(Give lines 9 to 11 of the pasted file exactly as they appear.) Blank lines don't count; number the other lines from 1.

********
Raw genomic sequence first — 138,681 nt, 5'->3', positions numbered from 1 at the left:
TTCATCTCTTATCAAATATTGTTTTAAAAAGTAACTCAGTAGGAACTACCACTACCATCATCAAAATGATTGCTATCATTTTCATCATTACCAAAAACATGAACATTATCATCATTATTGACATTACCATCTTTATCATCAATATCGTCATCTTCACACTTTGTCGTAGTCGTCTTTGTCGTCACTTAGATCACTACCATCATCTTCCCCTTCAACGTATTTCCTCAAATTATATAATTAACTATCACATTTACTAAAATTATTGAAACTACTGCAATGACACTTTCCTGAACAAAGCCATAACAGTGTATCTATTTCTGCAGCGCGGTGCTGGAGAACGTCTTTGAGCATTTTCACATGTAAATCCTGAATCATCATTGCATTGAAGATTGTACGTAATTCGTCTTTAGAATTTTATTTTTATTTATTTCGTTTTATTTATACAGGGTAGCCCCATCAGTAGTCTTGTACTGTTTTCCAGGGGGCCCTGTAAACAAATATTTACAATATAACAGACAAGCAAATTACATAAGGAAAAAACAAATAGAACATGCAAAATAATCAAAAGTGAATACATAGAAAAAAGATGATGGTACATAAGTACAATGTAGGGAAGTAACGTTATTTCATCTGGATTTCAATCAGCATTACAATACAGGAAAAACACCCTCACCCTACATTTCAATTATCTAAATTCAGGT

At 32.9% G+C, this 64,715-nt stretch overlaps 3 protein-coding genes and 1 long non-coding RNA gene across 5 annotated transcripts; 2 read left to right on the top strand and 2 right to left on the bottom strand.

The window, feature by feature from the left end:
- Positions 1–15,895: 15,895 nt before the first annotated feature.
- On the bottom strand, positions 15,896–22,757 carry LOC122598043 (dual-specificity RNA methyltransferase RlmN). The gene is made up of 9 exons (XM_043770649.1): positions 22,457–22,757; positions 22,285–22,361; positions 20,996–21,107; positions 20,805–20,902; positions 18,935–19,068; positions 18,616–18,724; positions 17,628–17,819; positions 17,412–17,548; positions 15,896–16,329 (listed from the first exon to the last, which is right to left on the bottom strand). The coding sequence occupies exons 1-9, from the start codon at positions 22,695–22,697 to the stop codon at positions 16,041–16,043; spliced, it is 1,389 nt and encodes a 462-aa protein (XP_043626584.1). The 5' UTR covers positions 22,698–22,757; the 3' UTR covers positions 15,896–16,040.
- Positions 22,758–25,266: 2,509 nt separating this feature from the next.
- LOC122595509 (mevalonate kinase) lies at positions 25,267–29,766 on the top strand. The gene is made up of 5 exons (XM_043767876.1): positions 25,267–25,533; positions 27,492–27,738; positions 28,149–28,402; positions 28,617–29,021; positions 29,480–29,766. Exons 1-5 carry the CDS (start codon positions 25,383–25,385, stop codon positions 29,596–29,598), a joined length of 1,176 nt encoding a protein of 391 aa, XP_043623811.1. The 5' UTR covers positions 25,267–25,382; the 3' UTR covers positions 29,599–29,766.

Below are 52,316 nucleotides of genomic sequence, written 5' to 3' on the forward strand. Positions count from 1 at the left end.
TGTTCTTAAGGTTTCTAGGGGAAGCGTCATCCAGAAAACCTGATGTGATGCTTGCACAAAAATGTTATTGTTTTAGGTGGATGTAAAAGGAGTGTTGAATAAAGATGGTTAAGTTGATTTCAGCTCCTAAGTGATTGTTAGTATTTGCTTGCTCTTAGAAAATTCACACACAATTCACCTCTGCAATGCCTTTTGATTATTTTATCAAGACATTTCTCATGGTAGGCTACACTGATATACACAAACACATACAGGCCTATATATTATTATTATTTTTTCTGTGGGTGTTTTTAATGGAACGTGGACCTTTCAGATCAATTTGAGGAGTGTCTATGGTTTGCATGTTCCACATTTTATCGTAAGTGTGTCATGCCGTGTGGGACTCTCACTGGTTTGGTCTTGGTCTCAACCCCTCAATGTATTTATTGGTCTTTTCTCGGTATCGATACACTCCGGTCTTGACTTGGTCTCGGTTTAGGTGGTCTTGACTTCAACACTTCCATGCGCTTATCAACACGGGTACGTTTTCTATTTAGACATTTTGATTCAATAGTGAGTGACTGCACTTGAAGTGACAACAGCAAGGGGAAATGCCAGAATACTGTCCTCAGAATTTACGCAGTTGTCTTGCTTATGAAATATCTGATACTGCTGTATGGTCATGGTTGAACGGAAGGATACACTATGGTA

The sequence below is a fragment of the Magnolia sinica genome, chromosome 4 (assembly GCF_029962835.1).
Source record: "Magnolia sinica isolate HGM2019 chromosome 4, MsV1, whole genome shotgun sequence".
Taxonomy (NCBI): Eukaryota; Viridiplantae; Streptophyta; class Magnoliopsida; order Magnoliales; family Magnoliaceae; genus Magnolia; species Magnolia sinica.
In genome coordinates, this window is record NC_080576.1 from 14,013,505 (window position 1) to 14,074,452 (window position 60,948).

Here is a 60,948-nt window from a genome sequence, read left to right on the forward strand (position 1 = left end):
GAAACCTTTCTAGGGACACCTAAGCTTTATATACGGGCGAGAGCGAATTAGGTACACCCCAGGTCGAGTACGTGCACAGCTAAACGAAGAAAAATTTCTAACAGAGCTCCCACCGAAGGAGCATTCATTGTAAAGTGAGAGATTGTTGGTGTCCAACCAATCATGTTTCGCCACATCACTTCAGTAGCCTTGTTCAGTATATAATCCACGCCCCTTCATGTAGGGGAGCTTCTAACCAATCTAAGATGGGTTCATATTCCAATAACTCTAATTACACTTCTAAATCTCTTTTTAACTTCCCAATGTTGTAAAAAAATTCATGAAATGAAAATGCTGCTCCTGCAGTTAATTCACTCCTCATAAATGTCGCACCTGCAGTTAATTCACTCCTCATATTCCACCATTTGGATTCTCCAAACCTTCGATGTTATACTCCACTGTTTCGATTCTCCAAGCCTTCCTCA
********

Below are 52,316 nucleotides of genomic sequence, written 5' to 3' on the forward strand. Positions count from 1 at the left end.
TGTTCTTAAGGTTTCTAGGGGAAGCGTCATCCAGAAAACCTGATGTGATGCTTGCACAAAAATGTTATTGTTTTAGGTGGATGTAAAAGGAGTGTTGAATAAAGATGGTTAAGTTGATTTCAGCTCCTAAGTGATTGTTAGTATTTGCTTGCTCTTAGAAAATTCACACACAATTCACCTCTGCAATGCCTTTTGATTATTTTATCAAGACATTTCTCATGGTAGGCTACACTGATATACACAAACACATACAGGCCTATATATTATTATTATTTTTTCTGTGGGTGTTTTTAATGGAACGTGGACCTTTCAGATCAATTTGAGGAGTGTCTATGGTTTGCATGTTCCACATTTTATCGTAAGTGTGTCATGCCGTGTGGGACTCTCACTGGTTTGGTCTTGGTCTCAACCCCTCAATGTATTTATTGGTCTTTTCTCGGTATCGATACACTCCGGTCTTGACTTGGTCTCGGTTTAGGTGGTCTTGACTTCAACACTTCCATGCGCTTATCAACACGGGTACGTTTTCTATTTAGACATTTTGATTCAATAGTGAGTGACTGCACTTGAAGTGACAACAGCAAGGGGAAATGCCAGAATACTGTCCTCAGAATTTACGCAGTTGTCTTGCTTATGAAATATCTGATACTGCTGTATGGTCATGGTTGAACGGAAGGATACACTATGGTA

The sequence below is a fragment of the Magnolia sinica genome, chromosome 4 (assembly GCF_029962835.1).